Whoever you are,  you have an “ethnicity.”   That is,  you have an ethnic background – and one you should be proud of!   I have two,  Swedish and Finnish,  and this is an international celebration of the Finnish side –   the great and wonderfully fun FinnFest 2013!

Copper mines notwithstanding,  as in the last posting,  our main reason for going to the Far Far Far North was to attend this year’s FinnFest.


It’s not always held in this country,    so we decided we’d better take advantage of this year’s near-location.   That’s the Great Lakes in the photo, and that white star is where we had to go.


2  lovely town

Here is an aerial view from one of our brochures showing the beautiful (and very hilly! )  little cities of Houghton and Hancock, home of Michigan Tech University –  home to scholars and architects and engineers that do their work all over the world.     And home to many Finnish immigrants, who worked like second-class citizens in the mines and the forests,  saved their money to buy their own homes, and learning English so they could pass the citizenship test.   Their children and grandchildren and great-grandchildren place a very high value on education.   In this generation,  many Finns are now professionals of all kinds.

Remember:  it was the Finns who gave us Nokia — and all that followed!

Down on ground level . . .

3   finn dress everywhere. . . traditional Finnish dress was everywhere.  These dancers were in red and yellow,  but there were many shades of blue and green as well –  and most weren’t dancing!

Signs were bilingual,  Finn and English, because there were many people from Finland.    Son and I got the local newspaper that first day from our hotel:

SAMSUNGMy Grandma taught me how to count in Finn, a few Finnish words, and some Finnish songs,  but I couldn’t make my way through the first page of that newspaper.   The Finnish language is almost one of a kind, difficult to learn and impossible (!)  to spell.   Its roots are Ugaritic, shared only by some Estonian and by ancient Hungarian.   That’s it.   You either know it or you don’t.    It’s quite musical.   One rule of pronunciation is that every word is accented on the first syllable, but the words are many syllables long.

We were given a lovely “Program.”   123 pages.

5   program cover

It looked familiar.   Both of my children looked like that:  white hair,   bright blue eyes, pink cheeks.   Me too.   Later we all darken a bit, but Finnish children are quite remarkable looking.

The Program gave us the schedules for each day.   We had arrived right in the middle of the lecture program.  For the price of the day’s admission we could attend any of the lectures we wanted to.

6  serious lecturesThe lectures were very good,  serious and informative matters in Finnish history, Finnish health issues,   Finnish literature,  all kinds of Finnish issues, including their newly developed methods of education which has placed them at the TOP of the world’s educational achievement.   (You could Google  “Finland’s educational system” to see how they did that.)     Son and I heard different lectures but we agreed that any one of them would be worth the price of the day’s admission!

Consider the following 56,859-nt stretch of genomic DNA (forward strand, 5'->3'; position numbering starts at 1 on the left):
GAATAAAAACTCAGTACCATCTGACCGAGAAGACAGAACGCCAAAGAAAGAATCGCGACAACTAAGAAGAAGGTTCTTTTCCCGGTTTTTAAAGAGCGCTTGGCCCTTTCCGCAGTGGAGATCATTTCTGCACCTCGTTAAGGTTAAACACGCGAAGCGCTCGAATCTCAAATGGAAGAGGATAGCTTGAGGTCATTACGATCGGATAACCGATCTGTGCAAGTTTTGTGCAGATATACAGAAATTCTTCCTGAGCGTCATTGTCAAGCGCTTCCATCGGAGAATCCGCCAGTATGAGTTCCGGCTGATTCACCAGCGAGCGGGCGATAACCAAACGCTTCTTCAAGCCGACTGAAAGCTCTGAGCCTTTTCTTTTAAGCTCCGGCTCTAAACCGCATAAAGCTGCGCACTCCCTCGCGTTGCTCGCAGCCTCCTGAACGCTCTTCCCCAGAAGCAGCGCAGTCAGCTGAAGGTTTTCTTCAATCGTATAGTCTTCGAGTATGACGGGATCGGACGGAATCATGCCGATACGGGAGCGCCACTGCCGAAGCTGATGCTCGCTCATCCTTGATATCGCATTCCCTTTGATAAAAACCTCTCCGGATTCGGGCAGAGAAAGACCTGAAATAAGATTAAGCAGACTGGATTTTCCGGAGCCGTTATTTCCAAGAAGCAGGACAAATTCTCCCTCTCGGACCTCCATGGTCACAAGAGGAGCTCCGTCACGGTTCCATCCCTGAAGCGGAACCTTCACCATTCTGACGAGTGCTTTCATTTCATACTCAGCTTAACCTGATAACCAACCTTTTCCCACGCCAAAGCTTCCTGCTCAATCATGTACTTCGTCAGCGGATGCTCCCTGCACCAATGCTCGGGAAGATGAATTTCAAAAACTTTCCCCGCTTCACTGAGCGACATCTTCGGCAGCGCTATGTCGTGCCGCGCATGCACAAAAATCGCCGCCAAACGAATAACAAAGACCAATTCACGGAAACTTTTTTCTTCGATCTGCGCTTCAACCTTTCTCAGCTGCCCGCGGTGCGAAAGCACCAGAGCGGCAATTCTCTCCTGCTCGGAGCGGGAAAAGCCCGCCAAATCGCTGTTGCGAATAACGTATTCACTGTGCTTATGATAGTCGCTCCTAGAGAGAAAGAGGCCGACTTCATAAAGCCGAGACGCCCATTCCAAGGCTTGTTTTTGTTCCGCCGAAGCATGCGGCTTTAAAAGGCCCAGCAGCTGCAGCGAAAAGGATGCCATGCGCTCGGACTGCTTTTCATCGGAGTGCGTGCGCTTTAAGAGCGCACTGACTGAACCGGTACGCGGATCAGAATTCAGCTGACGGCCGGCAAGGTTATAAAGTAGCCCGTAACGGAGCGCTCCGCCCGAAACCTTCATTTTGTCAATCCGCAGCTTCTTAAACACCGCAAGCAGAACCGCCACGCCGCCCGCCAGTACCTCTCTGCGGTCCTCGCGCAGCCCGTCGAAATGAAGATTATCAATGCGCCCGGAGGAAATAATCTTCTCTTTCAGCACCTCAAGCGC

The Finns have in  the past endured Viking rulers,  Swedish rulers,  Russian rulers,  Soviet rulers,  and only very, very recently did they become an independent country of their own.     They are socialist now, but I have a feeling they will overcome that too.

Ethnic identity.   Ethnic pride.   Ethnic strength.

There was a Tori,  a giant Finnish marketplace,  displaying and offering all this Finnish ethnicity.   We spent a lot of time there!   And not a little money.    Hundreds of vendors,  I think.

7  Tori

There  was a parade at the end of the day – a good old-fashioned local parade with a mixture of small city pride (fire engines and local politicians and school marching bands)  and Finnish pride (saunas,  folk dancing…and a Finnish “politician,”  their current Secretary of State!)

8   Parade start

It began at 7:00,  just when Son and I finally found a place to eat.   We had just sat down in the restaurant when the parade began to go by – so we took turns jumping up from our table and running outside to take pictures!    (Of course, we all thought we missed the best ones when it was our turn inside.)

I met a lovely lady from Finland at the restaurant.   She was about my age and looked…somewhat like me.   While we waited for our table we talked and talked and talked….we wished we could be seated at nearby tables so we could continue,  but it was not to be.   Just a good memory now.

9   bonfire

It was Midsummer that night,  so thousands of people went out to the shore of Lake Superior to light the bonfire and…do whatever people do to celebrate Midsummer.     Pagan holidays are with us still!

Son and I missed the bonfire because we had to head further north for the copper mines, the historic fort, a search for an old campsite….through dark and eerie isolated fog-filled roads…..deeper into the northern forest.

Explore posts in the same categories: Finnish heritage, Travel

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One Comment on “ETHNICITY”

  1. I’m jealous … I’m sure it was a great event, aside from the weather!
    Blonde Finnish kids … One of my fav pix is my Mom smiling at some cute little “Finnish grand kids” … Remarking about the little Finnlanders! Quite a few younger generation kids in our family have married dark-haired spouses … I have been keeping track of how many of the babies look like “little Finnlanders” ….

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